The next ensemble piece was performed by the largest group that has yet taken the stage in the NC Symphony’s ’20-’21 season – a nonet! Flutist Mary E. Boone, oboist Sandra Posch, clarinetist Samuel Almaguer, bassoonist Aaron Apaza, and hornist Rachel Niketopoulos, joined forces with violinist Rist Glover, violist Petra Berényi, cellist Sunrise Kim, and double bassist Craig Brown for the opener of Bohuslav Martinů’s Nonet No. 2 for Winds and Strings, H.374 (Poco Allegro). In what might be classified more as a chamber orchestra work, the wind players were especially distanced from one another while the string players all wore masks (as all strings and percussion did throughout the program). There was even a plexiglass shield to keep the flute’s open end from sending air towards the oboist. Otherwise, it was a relief to see an almost normal larger ensemble performance, and the players were exuberant and working in perfect sync. Each part acted individually, flitting between feelings of power, explorative development, and poetic melody.

Bassoonist Wenmin Zhang introduced the next piece, François Devienne‘s Quartet for Bassoon and Strings in C, Op. 73, No. 1 (the Rondo: Allegro Moderato movement) as “simple and happy,” interspersed with “small pieces of – I don’t want to say melody – but of chocolate, or dessert!” Schulz had also used the words “uncomplicated and unabashedly happy” to describe this lively movement. Qi Cao, violin, Tseng, viola, and Peng Li, cello, contributed to this sweet treat that was always energetic and delightful, a refreshing reminder that life goes on and there is still happiness to be found, if sometimes in simple pleasures. The bassoon part may have been simple, but certainly not easy! Zhang’s playing was chipper and energetic, sometimes even pastoral, and executed beautifully.

The last two works on the program were performed in their entirety, although they were of comparable length. Victor Vladímirovich Ewald‘s Brass Quintet No. 1, Op. 5, consists of three movements, all of which blend gorgeous themes into a seamless, utterly pleasant experience. Hornist Kimberly Van Pelt described Ewald’s composition as “comfortable” for the players, allowing them to “settle into the music and let it play itself.” She was clutching an Empire Brass Quintet album she’d been listening to since she was sixteen, disclosing, “as many times as I play it, I always enjoy it.” Seth Horner‘s tuba opened the work on a haunting solo melody that came back several times, showcasing the delicate passion the instrument is capable of. He and Van Pelt were joined by Paul Randall and Don Eagle, trumpets, and John Ilika, trombone, their harmonies angelic at their softest and triumphant in their loudest. They worked nearly effortlessly as an ensemble – with just the slightest settling needed in some of the trumpet’s upper partials – with gorgeously deft syncopated moments and an impressive dynamic range.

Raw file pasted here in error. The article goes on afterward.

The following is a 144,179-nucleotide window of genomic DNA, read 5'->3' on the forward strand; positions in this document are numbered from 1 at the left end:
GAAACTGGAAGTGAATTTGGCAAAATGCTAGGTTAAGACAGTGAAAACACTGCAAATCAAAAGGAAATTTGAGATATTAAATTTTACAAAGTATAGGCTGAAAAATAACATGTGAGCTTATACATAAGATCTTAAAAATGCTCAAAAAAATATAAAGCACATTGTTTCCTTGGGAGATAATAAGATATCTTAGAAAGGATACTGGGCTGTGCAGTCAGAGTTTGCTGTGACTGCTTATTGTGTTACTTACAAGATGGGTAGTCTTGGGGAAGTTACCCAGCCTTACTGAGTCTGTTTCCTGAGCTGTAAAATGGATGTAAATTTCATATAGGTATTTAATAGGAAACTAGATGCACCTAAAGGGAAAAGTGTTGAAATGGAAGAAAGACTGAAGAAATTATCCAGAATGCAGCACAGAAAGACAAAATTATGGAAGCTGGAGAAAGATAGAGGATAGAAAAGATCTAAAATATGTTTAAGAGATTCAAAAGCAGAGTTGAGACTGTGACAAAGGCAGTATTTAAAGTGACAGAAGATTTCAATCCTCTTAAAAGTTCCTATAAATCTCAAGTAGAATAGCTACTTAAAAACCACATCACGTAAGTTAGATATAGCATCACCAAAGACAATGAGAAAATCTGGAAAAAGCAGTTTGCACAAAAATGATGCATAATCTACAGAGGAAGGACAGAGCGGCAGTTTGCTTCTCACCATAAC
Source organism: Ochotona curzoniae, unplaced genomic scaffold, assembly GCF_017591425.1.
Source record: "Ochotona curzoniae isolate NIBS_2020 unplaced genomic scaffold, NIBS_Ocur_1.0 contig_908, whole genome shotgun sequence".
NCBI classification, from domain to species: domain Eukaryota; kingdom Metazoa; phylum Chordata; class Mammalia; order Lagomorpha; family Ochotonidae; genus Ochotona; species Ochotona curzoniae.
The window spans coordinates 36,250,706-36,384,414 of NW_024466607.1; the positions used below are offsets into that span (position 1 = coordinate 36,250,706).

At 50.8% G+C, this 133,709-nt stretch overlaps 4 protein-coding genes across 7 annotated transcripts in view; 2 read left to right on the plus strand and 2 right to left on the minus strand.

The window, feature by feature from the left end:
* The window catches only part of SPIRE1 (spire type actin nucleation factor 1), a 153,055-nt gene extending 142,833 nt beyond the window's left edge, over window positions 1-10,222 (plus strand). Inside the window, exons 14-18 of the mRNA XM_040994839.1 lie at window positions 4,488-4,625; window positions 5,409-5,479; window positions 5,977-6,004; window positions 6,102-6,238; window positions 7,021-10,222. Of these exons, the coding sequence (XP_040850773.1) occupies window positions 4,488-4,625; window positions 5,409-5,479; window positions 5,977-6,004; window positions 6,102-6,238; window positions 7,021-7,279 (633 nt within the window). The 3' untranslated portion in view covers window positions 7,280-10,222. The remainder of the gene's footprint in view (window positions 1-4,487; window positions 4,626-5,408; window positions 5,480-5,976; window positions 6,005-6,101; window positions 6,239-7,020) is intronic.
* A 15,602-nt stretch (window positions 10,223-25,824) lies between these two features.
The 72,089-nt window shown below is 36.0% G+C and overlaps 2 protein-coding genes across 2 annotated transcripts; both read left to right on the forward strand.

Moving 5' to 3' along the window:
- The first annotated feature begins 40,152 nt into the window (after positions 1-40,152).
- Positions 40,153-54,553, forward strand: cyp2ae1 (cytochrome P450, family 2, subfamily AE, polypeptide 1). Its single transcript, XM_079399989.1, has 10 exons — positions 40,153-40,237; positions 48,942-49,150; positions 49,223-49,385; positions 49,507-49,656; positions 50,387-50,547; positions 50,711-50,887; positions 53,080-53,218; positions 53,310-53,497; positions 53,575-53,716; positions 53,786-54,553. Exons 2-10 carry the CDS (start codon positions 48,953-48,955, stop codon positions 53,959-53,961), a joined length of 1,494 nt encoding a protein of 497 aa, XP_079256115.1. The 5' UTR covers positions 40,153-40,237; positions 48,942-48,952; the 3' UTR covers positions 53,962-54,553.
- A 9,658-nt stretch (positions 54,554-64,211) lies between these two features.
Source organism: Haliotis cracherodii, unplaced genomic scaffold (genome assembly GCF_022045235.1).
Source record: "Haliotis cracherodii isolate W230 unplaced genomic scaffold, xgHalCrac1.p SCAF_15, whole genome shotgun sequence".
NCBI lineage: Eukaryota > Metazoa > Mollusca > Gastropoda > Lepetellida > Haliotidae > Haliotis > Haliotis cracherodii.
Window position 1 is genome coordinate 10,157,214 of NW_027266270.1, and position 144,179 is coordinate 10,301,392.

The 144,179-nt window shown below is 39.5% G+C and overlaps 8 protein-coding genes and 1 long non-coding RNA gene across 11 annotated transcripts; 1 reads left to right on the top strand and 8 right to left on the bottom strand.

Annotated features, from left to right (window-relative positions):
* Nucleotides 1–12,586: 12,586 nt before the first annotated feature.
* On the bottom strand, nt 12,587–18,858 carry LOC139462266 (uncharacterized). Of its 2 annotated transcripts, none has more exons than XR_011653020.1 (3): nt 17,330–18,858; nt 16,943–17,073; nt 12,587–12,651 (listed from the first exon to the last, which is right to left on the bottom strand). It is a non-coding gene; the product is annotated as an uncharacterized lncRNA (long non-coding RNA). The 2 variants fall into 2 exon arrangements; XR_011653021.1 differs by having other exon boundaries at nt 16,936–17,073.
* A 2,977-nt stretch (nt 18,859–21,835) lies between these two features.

To close out the program was something entirely different: Tōru Takemitsu‘s 1982 Rain Tree. Rajesh Prasad described the “sense of nature” the piece evokes, “not only through the instrument[ation]… but through the lighting that [Takemitsu] has specifically indicated in the score,” adding to a “sense of atmosphere.” Indeed, the stage was lit an ethereal blue, supported by three disparate spotlights highlighting Prasad and Colin Hartnett on marimbas and crotales (thick metal cymbal-shaped discs that ring out a specific pitch), flanking Richard Motylinski‘s vibraphone. Schulz appeared as a guest artist to play the part of the lights, which alternated illuminating all three players in sometimes rhythmic and sometimes seemingly random patterns. Prasad and Hartnett worked in call-and-response for most of the piece, setting up a rhythmic, rain-like backdrop for Motylinski’s more aleatoric lines – passages that are composed but left up to the performer to pace out ad libitum. Overall, the feeling was otherworldliness, ebbing and flowing in anticipatory lines that were performed precisely yet with a sense of wonder.

These hidden gems were able to ensure very family of the orchestra was represented in works that showcased each’s unique sounds, qualities, and musical heritages. It was an exciting deep-dive into a variety of genres of chamber music, and a welcome reprieve from the general isolation of 2020. The NC Symphony will continue on this theme with a performance on January 30th of Vivaldi’s Four Seasons, featuring violinist Jacqueline Saed Wolborsky.